Plagiarism and Common Knowledge

Plagiarism occurs whenever a source of information that is not common knowledge or personal opinion is not being given credit.

What is common knowledge?

Information such as dates, historical events, or concepts that any educated person knows, or that can be found in multiple general reference sources. For example, the year the Berlin Wall fell is something considered part of common knowledge as this information can be found in multiple reference books. However, an author's interpretation of the reasons why this historical event happened needs acknowledgement of the source. The criteria for common knowledge is that, whenever there is doubt, it is always better to cite.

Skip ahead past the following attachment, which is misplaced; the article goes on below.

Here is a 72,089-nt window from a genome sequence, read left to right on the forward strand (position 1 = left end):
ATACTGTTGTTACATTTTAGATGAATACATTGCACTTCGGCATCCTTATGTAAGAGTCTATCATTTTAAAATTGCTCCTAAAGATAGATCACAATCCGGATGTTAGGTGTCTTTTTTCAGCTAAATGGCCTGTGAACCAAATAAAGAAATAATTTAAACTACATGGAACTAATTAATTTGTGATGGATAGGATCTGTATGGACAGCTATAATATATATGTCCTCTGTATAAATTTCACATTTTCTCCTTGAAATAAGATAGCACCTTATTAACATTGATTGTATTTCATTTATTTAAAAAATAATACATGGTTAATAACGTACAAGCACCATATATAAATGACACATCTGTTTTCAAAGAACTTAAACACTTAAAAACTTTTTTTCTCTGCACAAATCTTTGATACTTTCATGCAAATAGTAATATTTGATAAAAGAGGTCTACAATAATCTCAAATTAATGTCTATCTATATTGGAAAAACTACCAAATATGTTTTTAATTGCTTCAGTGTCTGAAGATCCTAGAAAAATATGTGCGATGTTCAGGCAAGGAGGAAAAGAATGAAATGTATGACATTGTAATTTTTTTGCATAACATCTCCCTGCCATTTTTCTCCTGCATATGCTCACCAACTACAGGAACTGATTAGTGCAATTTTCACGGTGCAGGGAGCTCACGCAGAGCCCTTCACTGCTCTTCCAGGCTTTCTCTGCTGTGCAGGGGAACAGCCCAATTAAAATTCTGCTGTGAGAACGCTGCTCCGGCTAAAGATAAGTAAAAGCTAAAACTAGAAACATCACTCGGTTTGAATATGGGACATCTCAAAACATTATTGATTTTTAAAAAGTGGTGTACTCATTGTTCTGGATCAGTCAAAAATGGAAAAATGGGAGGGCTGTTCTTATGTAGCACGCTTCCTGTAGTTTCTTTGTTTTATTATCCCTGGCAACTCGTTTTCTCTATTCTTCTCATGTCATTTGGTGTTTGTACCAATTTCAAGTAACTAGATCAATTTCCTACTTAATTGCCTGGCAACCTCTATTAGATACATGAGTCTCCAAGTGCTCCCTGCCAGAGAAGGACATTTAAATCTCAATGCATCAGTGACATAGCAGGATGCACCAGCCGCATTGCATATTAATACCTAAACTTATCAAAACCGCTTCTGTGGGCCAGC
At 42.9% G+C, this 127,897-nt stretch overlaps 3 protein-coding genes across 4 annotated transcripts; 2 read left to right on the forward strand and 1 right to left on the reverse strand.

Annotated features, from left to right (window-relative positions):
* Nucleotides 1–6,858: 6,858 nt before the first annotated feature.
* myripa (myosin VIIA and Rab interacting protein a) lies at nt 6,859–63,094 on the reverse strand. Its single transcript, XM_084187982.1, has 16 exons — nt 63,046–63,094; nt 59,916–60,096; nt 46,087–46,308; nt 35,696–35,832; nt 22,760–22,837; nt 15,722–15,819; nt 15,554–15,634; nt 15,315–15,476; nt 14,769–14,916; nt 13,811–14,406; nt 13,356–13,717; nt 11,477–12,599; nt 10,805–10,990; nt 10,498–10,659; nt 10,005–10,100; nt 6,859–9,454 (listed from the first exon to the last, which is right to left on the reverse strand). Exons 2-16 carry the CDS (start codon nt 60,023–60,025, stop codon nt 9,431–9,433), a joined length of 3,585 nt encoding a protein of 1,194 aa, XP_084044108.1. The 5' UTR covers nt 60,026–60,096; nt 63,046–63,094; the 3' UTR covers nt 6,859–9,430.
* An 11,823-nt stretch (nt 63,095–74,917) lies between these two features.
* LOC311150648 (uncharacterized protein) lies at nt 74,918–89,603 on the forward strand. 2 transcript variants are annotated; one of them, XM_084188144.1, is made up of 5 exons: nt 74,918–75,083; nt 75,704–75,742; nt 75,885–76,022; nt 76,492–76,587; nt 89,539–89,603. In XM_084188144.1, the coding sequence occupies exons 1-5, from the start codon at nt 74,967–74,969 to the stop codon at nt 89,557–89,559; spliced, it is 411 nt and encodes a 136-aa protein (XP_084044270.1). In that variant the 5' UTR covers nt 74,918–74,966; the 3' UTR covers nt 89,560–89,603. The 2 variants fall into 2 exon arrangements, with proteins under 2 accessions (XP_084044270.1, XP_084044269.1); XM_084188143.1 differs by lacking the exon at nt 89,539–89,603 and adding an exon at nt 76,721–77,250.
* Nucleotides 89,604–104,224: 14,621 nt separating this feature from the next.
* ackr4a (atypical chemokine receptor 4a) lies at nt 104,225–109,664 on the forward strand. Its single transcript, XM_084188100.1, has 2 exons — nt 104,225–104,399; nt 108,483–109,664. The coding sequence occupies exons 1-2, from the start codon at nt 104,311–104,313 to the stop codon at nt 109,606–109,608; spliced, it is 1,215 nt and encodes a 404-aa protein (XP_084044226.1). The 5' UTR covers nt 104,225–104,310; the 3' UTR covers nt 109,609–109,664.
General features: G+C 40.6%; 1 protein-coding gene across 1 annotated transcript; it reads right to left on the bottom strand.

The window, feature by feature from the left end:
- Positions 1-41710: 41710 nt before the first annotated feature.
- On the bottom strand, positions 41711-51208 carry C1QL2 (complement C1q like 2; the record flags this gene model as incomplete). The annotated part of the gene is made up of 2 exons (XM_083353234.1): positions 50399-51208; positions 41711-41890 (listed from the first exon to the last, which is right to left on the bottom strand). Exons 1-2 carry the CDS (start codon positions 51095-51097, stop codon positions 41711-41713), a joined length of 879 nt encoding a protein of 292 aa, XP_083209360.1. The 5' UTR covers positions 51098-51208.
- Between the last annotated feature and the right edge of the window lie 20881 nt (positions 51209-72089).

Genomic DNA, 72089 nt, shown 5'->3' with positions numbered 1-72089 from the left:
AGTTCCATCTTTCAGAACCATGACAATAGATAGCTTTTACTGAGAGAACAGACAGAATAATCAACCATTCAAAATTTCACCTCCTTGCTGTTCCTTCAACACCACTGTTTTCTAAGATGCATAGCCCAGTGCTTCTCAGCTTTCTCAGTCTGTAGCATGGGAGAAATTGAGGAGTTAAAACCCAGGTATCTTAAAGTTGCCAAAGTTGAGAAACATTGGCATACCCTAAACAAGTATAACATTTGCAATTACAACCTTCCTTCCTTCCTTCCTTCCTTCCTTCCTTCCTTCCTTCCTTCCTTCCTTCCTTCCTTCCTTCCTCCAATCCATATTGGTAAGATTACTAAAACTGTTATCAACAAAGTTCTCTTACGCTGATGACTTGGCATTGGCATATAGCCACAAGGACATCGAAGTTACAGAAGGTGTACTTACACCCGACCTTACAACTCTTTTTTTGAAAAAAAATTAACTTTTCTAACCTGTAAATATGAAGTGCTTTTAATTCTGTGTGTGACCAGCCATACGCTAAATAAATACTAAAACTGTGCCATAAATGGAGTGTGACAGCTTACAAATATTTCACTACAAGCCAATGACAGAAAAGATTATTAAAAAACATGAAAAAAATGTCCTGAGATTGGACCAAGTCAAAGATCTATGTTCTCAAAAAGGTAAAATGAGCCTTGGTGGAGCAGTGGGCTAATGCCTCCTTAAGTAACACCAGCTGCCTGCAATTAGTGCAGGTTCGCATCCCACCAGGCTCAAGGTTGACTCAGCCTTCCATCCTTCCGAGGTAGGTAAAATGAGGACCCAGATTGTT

Example 1: Common Knowledge - Correct Use

Student's Version

America was attacked on September 11th, 2001 when four planes were hijacked, two of them hit the World Trade Center in New York, one hit the Pentagon in Washington DC, and the last one fell in Pennsylvania. Perhaps the most shocking image was when the twin towers collapsed, leaving thousands of people dead in New York.

Analysis:

  • Note that the student is just mentioning a historic event that is common knowledge.
  • No citation of the source is necessary.

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